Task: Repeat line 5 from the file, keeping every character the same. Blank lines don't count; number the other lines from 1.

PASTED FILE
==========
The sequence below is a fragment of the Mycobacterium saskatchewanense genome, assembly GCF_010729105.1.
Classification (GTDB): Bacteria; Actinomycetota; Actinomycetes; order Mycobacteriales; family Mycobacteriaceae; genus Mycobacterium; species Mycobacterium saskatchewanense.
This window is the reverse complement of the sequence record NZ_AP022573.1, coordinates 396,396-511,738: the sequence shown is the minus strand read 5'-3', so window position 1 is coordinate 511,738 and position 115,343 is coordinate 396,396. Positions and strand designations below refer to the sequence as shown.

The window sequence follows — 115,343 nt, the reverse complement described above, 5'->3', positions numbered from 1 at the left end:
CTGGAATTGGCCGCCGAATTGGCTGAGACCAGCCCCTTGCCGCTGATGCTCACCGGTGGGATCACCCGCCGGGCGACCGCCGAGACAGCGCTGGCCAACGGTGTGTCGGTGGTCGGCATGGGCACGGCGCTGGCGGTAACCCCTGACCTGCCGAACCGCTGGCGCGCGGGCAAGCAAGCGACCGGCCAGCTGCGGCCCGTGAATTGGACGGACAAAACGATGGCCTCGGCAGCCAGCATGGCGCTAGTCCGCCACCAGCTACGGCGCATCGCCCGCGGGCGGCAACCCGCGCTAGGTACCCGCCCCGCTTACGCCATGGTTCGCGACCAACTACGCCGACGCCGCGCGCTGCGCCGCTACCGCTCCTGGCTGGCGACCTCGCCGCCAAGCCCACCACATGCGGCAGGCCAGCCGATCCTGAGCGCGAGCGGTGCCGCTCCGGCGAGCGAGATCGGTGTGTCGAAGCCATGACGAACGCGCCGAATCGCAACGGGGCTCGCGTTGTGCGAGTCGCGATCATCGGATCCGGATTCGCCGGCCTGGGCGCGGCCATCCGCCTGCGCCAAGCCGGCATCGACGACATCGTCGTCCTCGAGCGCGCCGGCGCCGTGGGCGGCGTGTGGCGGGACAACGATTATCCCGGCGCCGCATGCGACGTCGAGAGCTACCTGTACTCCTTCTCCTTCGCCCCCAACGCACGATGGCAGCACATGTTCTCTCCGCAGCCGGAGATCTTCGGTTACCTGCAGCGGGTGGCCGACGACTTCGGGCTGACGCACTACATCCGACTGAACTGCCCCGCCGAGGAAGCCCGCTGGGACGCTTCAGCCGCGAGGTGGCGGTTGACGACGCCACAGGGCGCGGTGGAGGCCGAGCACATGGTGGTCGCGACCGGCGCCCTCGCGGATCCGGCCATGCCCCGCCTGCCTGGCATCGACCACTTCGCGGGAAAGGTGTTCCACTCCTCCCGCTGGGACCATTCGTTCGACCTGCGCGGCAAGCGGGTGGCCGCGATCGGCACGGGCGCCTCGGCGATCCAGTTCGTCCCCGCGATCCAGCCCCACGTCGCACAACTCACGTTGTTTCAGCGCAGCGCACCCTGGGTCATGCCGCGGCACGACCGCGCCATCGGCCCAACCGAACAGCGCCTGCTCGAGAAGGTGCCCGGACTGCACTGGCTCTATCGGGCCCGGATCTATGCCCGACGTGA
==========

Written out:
CTGGAATTGGCCGCCGAATTGGCTGAGACCAGCCCCTTGCCGCTGATGCTCACCGGTGGGATCACCCGCCGGGCGACCGCCGAGACAGCGCTGGCCAACGGTGTGTCGGTGGTCGGCATGGGCACGGCGCTGGCGGTAACCCCTGACCTGCCGAACCGCTGGCGCGCGGGCAAGCAAGCGACCGGCCAGCTGCGGCCCGTGAATTGGACGGACAAAACGATGGCCTCGGCAGCCAGCATGGCGCTAGTCCGCCACCAGCTACGGCGCATCGCCCGCGGGCGGCAACCCGCGCTAGGTACCCGCCCCGCTTACGCCATGGTTCGCGACCAACTACGCCGACGCCGCGCGCTGCGCCGCTACCGCTCCTGGCTGGCGACCTCGCCGCCAAGCCCACCACATGCGGCAGGCCAGCCGATCCTGAGCGCGAGCGGTGCCGCTCCGGCGAGCGAGATCGGTGTGTCGAAGCCATGACGAACGCGCCGAATCGCAACGGGGCTCGCGTTGTGCGAGTCGCGATCATCGGATCCGGATTCGCCGGCCTGGGCGCGGCCATCCGCCTGCGCCAAGCCGGCATCGACGACATCGTCGTCCTCGAGCGCGCCGGCGCCGTGGGCGGCGTGTGGCGGGACAACGATTATCCCGGCGCCGCATGCGACGTCGAGAGCTACCTGTACTCCTTCTCCTTCGCCCCCAACGCACGATGGCAGCACATGTTCTCTCCGCAGCCGGAGATCTTCGGTTACCTGCAGCGGGTGGCCGACGACTTCGGGCTGACGCACTACATCCGACTGAACTGCCCCGCCGAGGAAGCCCGCTGGGACGCTTCAGCCGCGAGGTGGCGGTTGACGACGCCACAGGGCGCGGTGGAGGCCGAGCACATGGTGGTCGCGACCGGCGCCCTCGCGGATCCGGCCATGCCCCGCCTGCCTGGCATCGACCACTTCGCGGGAAAGGTGTTCCACTCCTCCCGCTGGGACCATTCGTTCGACCTGCGCGGCAAGCGGGTGGCCGCGATCGGCACGGGCGCCTCGGCGATCCAGTTCGTCCCCGCGATCCAGCCCCACGTCGCACAACTCACGTTGTTTCAGCGCAGCGCACCCTGGGTCATGCCGCGGCACGACCGCGCCATCGGCCCAACCGAACAGCGCCTGCTCGAGAAGGTGCCCGGACTGCACTGGCTCTATCGGGCCCGGATCTATGCCCGACGTGA